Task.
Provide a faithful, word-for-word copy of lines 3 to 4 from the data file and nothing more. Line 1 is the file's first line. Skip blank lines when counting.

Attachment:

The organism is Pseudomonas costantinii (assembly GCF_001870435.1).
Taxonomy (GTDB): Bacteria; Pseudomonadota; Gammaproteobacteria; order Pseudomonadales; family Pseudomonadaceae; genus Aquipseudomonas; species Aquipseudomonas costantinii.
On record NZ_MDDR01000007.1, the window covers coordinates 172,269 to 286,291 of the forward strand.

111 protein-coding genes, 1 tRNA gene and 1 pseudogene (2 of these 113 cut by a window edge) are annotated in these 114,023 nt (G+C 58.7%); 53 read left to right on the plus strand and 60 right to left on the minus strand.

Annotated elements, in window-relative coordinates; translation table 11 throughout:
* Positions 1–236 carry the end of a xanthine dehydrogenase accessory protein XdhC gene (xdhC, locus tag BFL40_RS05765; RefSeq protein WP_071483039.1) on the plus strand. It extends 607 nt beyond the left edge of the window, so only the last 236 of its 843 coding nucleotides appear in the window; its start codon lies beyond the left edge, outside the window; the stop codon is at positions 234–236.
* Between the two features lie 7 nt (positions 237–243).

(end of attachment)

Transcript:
On record NZ_MDDR01000007.1, the window covers coordinates 172,269 to 286,291 of the forward strand.

111 protein-coding genes, 1 tRNA gene and 1 pseudogene (2 of these 113 cut by a window edge) are annotated in these 114,023 nt (G+C 58.7%); 53 read left to right on the plus strand and 60 right to left on the minus strand.